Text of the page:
Rhiannon Lowe's picture

Artist Richard Bowers painstakingly revisited Antonini's era-defining film, Blow Up for Experimentica at Chapter Arts Centre. Ric Bower looks at how film can be performed, outside the context of its original time.

Last November Richard Bowers stoodin a projection room at Chapter, surrounded by computers, wires, rows of knobs and a bewildering array of complex diagrams waiting for the audience to get comfortable in the cinema below. He was preparing to present a performance, but one in which the audience would never see the performer. Over the course of the one hour and 51 minutes running time of the film, Bowers would remix Michelangelo Antonioni s seminal counter-culture masterpiece, Blow Up, on the fly, as it was being watched.

Blow-up described an era littered with now familiar motifs, the misogynistic fashion photographer anti-hero and the impossibly skinny, barely legal, wannabe fashion models could all easily be pegged to well known, real life figures from swinging sixties London. The original film does lack the authentic hallucinogenic patina of the era though. Bowers rectified this with his introduction of visual echoes and discombobulating auditory layerings, which encapsulated the experience of coming up on a couple of shit hot acid tabs.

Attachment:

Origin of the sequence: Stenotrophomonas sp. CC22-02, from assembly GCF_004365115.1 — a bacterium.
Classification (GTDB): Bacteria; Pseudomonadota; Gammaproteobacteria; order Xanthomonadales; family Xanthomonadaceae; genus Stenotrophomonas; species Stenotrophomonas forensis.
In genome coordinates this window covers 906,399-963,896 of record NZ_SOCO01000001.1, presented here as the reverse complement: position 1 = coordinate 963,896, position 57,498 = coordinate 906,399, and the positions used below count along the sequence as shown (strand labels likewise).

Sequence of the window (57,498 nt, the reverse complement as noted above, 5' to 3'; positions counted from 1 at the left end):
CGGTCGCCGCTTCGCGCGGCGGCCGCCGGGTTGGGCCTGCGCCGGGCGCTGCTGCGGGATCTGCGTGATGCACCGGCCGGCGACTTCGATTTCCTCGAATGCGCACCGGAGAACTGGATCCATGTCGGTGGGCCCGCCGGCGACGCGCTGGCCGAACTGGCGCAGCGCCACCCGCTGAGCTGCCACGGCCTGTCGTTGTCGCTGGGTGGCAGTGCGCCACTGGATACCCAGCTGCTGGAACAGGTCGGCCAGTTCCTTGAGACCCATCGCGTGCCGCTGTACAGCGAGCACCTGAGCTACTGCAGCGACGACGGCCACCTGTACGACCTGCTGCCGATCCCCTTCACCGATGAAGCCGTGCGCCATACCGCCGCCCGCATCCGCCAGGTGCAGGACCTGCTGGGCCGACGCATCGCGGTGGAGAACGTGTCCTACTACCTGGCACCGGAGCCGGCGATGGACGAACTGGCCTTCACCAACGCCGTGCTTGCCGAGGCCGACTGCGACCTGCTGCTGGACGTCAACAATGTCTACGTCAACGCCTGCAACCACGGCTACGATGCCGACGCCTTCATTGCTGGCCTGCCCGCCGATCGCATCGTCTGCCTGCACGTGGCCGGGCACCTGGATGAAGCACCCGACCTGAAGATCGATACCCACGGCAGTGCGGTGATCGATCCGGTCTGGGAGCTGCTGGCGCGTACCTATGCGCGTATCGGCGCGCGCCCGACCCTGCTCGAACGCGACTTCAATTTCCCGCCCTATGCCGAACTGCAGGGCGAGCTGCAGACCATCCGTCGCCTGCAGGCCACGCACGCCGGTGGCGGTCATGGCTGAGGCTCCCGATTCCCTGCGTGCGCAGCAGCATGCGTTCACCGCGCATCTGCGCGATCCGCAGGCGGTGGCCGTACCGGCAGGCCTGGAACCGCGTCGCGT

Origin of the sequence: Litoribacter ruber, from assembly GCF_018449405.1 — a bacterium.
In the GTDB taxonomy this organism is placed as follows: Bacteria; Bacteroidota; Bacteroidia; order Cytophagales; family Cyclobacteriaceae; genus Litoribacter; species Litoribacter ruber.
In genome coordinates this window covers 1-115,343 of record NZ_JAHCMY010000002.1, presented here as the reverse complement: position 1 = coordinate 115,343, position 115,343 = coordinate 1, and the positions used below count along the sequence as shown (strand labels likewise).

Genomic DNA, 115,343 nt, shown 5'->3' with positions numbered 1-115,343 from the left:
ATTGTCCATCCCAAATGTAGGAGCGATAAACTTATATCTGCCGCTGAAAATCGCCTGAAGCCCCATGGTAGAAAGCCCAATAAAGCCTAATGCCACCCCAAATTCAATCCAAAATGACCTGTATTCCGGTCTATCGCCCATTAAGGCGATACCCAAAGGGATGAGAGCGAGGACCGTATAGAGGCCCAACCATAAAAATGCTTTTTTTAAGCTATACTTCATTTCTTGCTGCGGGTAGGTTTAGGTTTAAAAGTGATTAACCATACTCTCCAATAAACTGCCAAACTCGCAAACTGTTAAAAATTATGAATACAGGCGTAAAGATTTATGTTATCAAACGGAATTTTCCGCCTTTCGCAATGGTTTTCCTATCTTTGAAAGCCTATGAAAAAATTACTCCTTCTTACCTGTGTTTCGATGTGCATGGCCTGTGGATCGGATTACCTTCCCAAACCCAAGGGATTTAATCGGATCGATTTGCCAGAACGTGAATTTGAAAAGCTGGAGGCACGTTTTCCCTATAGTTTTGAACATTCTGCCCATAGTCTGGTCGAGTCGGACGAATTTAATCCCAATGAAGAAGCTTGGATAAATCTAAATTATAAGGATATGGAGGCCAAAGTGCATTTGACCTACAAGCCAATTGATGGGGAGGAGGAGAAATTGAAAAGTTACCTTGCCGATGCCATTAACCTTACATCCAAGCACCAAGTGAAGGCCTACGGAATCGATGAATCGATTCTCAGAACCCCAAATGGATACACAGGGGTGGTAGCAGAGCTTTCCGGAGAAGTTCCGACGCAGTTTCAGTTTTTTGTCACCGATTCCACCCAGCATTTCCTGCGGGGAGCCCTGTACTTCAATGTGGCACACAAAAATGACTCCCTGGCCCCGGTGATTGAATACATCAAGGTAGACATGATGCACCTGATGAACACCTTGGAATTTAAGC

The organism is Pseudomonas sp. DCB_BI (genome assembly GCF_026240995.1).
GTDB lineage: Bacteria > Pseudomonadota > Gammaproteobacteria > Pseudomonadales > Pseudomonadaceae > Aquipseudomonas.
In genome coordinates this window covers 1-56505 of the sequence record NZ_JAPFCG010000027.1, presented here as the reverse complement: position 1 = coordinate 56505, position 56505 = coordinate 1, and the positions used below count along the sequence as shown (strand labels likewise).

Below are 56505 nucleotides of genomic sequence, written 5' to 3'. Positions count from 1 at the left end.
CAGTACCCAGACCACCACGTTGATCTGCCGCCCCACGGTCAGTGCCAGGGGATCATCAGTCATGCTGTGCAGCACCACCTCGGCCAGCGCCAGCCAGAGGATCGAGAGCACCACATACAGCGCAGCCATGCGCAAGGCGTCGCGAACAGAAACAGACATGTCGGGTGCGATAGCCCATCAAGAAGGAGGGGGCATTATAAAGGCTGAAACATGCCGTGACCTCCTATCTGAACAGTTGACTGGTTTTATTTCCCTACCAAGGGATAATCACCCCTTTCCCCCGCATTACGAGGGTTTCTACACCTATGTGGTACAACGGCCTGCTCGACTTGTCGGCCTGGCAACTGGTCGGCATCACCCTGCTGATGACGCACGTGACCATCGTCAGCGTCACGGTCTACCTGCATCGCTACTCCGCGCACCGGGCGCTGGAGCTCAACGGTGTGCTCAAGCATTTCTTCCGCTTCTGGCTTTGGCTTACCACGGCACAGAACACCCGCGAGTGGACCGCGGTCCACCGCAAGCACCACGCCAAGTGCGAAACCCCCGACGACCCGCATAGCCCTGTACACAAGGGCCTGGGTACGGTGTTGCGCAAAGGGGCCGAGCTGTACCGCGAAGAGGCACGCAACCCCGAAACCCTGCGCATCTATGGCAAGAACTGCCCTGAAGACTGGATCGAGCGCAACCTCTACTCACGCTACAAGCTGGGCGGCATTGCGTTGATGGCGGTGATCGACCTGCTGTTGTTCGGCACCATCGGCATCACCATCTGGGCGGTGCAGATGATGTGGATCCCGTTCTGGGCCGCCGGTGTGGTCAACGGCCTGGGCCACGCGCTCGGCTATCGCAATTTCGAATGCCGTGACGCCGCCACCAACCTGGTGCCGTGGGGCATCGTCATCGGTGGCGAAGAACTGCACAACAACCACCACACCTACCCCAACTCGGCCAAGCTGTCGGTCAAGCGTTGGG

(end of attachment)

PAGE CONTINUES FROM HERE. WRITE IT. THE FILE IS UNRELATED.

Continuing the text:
The audience never got to see behind the scenes of Bowers performance and this was, in some ways, a shame. It is the convoluted structuring of Bowers thinking, delivered through Heath Robinson-esque technology, custom software and good, old-fashioned knob-twiddling, which offers a key to engage with what he is really up to.

Moving image editing has always appeared to be a secretive process; undertaken in crepuscular technology suites by homunculi, huddled round luminescent screens, conspiring to define our perspective on any given narrative. It is a slow process too. Like a trip to Narnia, a minute of edited film can expand to fill a month of real-world time. With this in mind, what Bowers is proposing, to edit the movie as we are watching it, seems both radically candid and just simply an impressive feat, physically. It means also, that every time you watch Bowers' performance,An Essay on Michelangelo Antonioni's 1966 Film, 'Blow Up', it will be different.

Bowers balances the predictable familiarity of the film s progression with a series of predefined interventions. The technological complexity of real time editing is cleverly distilled so that it can be intuitively controlled. It is the horizons that lie between familiarity and chaos, that Bowers so effectively explores. The artist has been a regular feature of the Experimentica programme in recent years and Chapter's annual celebration of all that is experimental and risk-taking in performance is exactly the right context to experience his work.

Richard Bowers interviewed George Barber , one of the founders of the scratch video movement for issue 7 of CCQ magazine.

Barber's exhibition, Akula Dream, is at Chapter until 10.01.2016

All images: An Essay on Michelangelo Antonioni's 1966 Film, 'Blow Up', (installation image) Richard Bowers, 2015